Saturday, May 17, 2014

Emergency aid exception is limited and does not cover property

Stephen J. Atherton won in State v. Neighbors, No. 105,588 (Kan. April 25, 2014), affirming Judge Fowler's suppression order in a Lyon County drug prosecution.  The primary issue before the KSC was the application of the emergency aid exception.  Officers had responded to a landlord's call about a nonresponsive person in one of his apartments.  Officers, also unable to get a response, entered the apartment.  Upon entry, the officers found Mr. Neighbors, who woke up and told officers that he had permission to be in the apartment from the tenant, who was in jail.  Officers confirmed that the tenant was in jail and that Mr. Neighbors had permission to be in the apartment.  Meanwhile, because the persons were recognized as drug offenders, drug investigators arrived and began an investigation.  The KSC held that this crossed the line of a permissible emergency aid exception to the Fourth Amendment.  Aligning itself with Brigham City v. Stuart, 547 U.S. 398, 403, 406-07 (2006), the KSC held that warrantless entry under the emergency aid doctrine does not cover property and must be limited and end when the emergency ends:
Accordingly, the emergency aid exception must be seen as a limited exception permitting a warrantless search when: (1) law enforcement officers enter the premises with an objectively reasonable basis to believe someone inside is seriously injured or imminently threatened with serious injury; and (2) the manner and scope of any ensuing search once inside the premises is reasonable. Our prior caselaw holding otherwise is overruled.
Using this test, the initial entry into the apartment was lawful.  But the continued detention and investigation was not:
In Neighbors' case, the only evidence arguably in plain view was the Q-Tip, and it is unclear from the record whether it was even confiscated. The only testimony at the suppression hearing was that Delgado observed it, but there was no testimony indicating it was tested for drugs. But even assuming Neighbors' motion to suppress included the Q-Tip, it is questionable whether the seizure could be upheld under the plain-view exception because its incriminating nature was not apparent without conducting some further search of it. More importantly, and as discussed next, Delgado was not lawfully present from the outset, so his discovery of the Q-Tip fell outside the justification for the initial entry.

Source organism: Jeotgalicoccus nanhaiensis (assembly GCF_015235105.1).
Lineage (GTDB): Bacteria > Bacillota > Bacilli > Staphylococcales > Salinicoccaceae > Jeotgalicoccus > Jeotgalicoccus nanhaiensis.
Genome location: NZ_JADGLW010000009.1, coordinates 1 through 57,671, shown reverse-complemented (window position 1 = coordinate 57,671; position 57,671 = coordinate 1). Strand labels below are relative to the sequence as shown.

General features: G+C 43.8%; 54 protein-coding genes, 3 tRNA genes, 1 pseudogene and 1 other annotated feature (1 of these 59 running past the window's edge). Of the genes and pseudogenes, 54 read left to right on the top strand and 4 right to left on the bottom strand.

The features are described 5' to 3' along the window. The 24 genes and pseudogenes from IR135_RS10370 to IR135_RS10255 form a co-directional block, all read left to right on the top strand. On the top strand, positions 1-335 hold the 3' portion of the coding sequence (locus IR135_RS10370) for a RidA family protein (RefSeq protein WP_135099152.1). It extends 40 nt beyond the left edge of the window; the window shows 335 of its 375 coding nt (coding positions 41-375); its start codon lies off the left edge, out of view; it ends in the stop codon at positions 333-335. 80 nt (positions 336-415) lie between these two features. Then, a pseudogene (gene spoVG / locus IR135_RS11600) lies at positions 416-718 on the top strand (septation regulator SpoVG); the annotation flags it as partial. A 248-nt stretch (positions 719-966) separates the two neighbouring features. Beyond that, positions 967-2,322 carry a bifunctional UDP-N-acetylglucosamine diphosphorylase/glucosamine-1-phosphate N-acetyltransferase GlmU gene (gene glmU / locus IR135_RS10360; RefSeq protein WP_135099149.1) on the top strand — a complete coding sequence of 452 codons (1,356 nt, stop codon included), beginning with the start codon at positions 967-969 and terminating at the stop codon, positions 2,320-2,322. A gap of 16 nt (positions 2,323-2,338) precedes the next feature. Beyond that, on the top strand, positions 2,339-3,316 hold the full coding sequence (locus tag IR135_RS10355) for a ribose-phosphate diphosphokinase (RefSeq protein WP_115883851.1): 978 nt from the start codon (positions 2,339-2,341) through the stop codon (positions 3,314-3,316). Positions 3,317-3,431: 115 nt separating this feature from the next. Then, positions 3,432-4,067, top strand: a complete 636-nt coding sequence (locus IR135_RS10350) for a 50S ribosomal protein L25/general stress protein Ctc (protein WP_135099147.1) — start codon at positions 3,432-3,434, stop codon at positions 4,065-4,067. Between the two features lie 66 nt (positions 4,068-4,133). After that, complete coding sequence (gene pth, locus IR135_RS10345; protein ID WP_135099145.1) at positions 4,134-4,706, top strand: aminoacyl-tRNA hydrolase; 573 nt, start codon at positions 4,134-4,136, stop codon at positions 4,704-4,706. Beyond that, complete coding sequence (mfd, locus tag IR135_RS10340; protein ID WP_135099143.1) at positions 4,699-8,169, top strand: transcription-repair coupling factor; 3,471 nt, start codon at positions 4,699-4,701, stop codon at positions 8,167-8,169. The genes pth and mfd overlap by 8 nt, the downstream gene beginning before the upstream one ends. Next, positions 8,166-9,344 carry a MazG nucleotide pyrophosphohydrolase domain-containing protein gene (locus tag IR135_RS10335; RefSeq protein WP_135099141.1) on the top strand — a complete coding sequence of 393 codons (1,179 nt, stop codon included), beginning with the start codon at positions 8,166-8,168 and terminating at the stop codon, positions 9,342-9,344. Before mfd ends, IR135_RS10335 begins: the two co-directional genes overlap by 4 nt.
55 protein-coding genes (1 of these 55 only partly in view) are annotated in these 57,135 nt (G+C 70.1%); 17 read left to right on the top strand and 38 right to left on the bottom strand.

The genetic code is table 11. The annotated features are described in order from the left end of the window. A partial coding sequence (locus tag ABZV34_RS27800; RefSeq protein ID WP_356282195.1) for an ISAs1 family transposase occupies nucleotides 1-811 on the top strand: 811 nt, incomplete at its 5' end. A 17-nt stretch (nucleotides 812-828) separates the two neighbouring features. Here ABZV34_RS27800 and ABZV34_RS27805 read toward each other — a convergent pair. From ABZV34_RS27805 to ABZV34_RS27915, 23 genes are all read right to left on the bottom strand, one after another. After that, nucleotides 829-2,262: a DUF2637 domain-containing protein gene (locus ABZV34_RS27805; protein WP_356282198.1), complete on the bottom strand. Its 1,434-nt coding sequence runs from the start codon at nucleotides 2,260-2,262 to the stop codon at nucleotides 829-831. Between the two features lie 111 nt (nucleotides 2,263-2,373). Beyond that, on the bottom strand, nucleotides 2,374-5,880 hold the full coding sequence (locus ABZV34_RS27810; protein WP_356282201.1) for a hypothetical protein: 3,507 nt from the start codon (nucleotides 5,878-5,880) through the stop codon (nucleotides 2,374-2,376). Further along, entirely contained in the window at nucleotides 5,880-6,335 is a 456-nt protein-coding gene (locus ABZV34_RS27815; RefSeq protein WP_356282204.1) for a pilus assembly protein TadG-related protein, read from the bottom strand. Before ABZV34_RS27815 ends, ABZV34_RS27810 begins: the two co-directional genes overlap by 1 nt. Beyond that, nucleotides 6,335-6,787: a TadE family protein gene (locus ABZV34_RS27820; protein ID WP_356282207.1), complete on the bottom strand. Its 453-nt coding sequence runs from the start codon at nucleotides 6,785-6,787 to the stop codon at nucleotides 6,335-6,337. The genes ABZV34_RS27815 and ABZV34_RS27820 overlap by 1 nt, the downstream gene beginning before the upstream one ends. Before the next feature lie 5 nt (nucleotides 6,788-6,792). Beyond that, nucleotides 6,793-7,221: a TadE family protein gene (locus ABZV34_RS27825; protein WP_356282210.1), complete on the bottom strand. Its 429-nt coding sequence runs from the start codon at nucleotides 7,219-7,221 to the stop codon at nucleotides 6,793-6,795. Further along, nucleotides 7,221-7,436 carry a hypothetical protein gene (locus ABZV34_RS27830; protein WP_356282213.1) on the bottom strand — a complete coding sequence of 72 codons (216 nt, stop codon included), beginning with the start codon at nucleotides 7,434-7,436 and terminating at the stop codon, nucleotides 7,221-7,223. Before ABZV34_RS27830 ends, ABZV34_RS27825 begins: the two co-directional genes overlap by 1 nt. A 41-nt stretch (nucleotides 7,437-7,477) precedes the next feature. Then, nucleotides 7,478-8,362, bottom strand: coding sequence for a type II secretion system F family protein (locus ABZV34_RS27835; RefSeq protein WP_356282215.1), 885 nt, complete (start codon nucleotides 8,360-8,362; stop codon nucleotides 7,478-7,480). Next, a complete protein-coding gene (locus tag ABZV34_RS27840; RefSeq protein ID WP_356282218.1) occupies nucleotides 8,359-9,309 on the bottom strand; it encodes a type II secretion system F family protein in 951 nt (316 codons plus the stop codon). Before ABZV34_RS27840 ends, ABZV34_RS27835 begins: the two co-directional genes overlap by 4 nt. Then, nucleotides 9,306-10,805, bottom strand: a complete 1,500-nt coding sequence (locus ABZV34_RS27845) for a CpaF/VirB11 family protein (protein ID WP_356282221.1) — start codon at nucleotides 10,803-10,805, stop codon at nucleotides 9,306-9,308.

The KSC also soundly rejected the COA's rationale that the criminal investigation itself constitutes an emergency:
One additional problem we note with the panel's analysis is that it seems to create an end run around the probable cause requirement by characterizing a criminal investigation itself as an emergency.  We reject that suggestion. We cannot find any previous Kansas case invoking the emergency aid exception for the protection of property. And as mentioned earlier, this expansion of the exception would be difficult to reconcile with Brigham City
We hold the emergency aid exception—as articulated in Brigham City—does not apply to the protection of property. We hold further that the potential medical emergency that justified the four officers' initial entry into the apartment abated prior to the time Delgado arrived.
This last holding may have some application in a Confrontation Clause analysis too.

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